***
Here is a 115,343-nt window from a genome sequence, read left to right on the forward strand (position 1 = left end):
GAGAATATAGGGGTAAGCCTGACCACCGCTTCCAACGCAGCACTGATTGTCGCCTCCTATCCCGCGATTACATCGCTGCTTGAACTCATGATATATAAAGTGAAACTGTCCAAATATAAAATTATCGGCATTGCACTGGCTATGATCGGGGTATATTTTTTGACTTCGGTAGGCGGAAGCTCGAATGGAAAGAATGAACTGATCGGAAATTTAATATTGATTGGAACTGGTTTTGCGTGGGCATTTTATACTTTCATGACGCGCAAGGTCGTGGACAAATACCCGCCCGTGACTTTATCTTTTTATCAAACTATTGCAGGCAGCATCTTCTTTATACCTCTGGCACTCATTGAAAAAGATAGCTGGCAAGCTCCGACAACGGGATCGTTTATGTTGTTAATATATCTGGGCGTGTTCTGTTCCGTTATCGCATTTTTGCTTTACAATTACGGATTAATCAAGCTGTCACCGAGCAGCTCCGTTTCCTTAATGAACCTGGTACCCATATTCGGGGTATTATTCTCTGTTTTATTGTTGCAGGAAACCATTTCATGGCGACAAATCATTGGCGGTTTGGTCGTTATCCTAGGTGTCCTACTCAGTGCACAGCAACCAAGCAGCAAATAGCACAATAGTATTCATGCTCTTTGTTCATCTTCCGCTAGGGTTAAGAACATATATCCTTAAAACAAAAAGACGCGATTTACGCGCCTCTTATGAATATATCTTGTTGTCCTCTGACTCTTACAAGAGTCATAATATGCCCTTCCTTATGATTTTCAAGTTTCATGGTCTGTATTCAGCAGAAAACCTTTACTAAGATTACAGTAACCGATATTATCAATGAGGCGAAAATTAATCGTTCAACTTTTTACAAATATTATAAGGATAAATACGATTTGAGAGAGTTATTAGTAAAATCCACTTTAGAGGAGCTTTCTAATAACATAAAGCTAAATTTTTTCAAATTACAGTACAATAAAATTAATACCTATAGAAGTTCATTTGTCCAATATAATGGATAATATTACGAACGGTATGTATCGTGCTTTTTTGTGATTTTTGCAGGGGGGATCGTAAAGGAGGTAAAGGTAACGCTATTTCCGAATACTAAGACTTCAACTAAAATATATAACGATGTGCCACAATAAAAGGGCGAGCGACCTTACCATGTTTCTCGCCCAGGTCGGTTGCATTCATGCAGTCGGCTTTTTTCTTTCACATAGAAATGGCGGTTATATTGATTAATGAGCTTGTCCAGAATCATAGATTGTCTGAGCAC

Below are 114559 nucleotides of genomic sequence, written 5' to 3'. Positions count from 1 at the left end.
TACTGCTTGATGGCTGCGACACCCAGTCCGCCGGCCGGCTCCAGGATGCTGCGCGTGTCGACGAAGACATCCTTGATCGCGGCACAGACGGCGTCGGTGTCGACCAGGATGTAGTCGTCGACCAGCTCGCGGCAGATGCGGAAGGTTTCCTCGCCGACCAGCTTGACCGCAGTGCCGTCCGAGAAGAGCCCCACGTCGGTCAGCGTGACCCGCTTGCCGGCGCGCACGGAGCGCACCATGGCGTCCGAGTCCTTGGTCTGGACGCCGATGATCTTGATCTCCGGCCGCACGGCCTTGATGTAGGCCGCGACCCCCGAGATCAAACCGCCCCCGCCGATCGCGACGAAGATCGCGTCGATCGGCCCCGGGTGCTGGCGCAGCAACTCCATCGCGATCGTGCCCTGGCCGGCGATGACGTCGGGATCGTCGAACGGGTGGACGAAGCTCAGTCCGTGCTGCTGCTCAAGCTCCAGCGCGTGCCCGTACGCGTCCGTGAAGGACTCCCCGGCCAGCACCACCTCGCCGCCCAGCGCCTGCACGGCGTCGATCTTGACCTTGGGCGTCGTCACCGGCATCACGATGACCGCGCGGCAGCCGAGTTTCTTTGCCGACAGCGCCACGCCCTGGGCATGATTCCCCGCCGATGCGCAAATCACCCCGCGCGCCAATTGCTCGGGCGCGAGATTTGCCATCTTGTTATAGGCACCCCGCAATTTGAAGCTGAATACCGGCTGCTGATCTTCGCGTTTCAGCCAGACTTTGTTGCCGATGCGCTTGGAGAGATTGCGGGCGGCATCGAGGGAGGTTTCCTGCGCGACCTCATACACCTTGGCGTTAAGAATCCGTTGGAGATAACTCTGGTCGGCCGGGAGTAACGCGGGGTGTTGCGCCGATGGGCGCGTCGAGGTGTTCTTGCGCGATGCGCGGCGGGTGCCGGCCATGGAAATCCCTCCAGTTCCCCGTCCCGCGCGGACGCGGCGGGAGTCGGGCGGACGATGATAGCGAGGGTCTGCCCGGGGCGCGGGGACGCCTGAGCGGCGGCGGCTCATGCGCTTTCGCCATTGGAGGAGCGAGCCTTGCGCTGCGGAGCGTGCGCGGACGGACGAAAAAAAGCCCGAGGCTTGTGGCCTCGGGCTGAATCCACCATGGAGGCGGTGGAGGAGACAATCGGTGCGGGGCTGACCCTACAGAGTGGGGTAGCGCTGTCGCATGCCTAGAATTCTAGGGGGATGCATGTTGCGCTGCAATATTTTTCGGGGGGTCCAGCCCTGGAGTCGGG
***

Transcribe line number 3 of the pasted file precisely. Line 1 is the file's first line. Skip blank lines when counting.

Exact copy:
Below are 114559 nucleotides of genomic sequence, written 5' to 3'. Positions count from 1 at the left end.